Entertainment

Ridley Scott to helm new Blade Runner project

Ridley Scott has signed on to create a new installment of his 1982 sci-fi film Blade Runner, producers have confirmed.
British director and producer Ridley Scott, seen Nov. 9, 2009, is to direct a new instalment of Blade Runner. (Bela Szandelszky/Associated Press)

Ridley Scott has signed on to create a new installment of his 1982 sci-fi film Blade Runner, producers have confirmed.

Alcon Entertainment, which bought rights to the Blade Runner story back in March, said the film could be either a prequel or a sequel.

The original film, based on the novel Do Androids Dream of Electric Sheep? by Philip K. Dick, was a stylish, noir crime thriller set in the near future. It has been an enduring cult classic and fans feared any new film based on Blade Runner would be a major disappointment.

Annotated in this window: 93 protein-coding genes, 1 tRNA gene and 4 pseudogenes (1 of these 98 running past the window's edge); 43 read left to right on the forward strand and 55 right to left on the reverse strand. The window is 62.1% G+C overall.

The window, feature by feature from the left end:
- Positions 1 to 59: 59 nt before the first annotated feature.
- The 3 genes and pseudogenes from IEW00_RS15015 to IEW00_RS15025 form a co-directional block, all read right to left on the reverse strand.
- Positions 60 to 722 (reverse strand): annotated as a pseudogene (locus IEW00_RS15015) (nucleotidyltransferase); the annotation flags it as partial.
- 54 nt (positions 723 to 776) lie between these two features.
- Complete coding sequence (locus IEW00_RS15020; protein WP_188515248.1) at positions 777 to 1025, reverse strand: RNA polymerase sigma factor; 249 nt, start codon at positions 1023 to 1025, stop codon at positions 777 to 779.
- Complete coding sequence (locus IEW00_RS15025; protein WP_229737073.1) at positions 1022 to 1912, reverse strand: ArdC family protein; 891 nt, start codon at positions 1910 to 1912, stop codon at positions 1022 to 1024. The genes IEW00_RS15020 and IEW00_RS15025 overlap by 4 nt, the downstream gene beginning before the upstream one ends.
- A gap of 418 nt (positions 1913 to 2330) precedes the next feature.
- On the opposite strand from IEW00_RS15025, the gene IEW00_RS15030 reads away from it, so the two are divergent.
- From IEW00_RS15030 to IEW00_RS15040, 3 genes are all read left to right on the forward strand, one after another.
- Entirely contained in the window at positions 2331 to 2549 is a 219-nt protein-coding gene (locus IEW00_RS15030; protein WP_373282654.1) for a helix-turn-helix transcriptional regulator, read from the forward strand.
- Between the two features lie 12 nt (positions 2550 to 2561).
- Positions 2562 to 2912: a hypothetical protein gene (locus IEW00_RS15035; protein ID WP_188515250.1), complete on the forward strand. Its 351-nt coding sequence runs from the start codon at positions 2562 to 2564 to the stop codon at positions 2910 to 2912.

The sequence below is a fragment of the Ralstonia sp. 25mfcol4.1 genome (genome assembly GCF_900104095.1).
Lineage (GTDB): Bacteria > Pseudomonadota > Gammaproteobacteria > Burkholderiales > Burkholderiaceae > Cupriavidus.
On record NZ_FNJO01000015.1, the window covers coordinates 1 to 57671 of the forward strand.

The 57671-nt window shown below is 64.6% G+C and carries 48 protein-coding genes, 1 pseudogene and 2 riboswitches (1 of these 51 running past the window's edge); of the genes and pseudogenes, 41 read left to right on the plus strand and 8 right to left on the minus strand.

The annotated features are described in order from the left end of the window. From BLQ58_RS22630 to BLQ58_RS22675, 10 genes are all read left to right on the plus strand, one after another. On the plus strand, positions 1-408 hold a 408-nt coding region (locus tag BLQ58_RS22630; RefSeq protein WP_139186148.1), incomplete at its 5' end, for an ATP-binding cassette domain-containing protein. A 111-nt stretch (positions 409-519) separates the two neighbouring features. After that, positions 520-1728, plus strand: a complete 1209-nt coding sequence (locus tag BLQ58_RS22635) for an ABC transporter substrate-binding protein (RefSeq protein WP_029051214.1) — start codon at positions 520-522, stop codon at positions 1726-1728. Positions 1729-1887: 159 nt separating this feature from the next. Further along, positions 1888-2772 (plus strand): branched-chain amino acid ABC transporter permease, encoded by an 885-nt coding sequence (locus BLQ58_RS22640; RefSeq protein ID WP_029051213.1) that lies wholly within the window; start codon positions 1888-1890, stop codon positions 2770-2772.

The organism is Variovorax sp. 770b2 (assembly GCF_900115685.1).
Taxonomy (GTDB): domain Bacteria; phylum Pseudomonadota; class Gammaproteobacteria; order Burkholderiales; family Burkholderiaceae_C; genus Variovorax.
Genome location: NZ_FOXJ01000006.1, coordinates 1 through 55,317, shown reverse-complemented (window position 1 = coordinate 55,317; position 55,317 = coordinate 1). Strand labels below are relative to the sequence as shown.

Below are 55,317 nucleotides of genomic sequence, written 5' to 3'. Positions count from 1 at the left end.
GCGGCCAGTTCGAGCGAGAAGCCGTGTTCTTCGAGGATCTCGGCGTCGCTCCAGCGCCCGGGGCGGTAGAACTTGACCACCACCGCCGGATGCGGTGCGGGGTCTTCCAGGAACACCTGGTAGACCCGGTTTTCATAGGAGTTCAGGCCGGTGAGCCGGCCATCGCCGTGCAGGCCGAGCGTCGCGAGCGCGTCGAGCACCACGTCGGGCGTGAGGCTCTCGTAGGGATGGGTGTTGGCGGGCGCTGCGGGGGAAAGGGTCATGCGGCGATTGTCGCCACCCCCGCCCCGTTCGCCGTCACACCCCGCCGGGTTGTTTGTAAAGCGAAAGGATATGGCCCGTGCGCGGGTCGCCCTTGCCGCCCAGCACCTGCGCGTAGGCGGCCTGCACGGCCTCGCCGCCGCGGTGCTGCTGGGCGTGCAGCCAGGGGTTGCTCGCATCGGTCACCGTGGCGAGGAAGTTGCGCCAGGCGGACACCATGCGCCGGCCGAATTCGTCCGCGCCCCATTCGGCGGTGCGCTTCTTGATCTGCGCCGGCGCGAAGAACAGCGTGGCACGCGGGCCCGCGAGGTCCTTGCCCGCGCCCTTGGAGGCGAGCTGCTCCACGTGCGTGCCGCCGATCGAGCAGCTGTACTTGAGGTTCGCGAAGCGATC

The news that Scott will be associated with the film gives it both continuity and credibility.

"Everything Ridley does as a filmmaker is fresh. I believe he sees an opportunity to create something that's wholly original from the first Blade Runner," producer Andrew Kosove told the Los Angeles Times.

No screenwriter has yet been assigned and there is no thought yet to casting.

The original film starred Harrison Ford as a police officer hunting down genetically engineered humans in an earth on the verge of environmental collapse.

Kosove said it was unlikely Ford would return in his role as Rick Deckard, saying both the story and casting would be new. The film is tentatively scheduled for release in 2014.

Later this year, Scott will be working on Prometheus, an outer-space alien adventure that is based in the world he created in 1979's Alien. The British director is also known for directing films such as Thelma & Louise and Gladiator and produced the TV series Pillars of the Earth.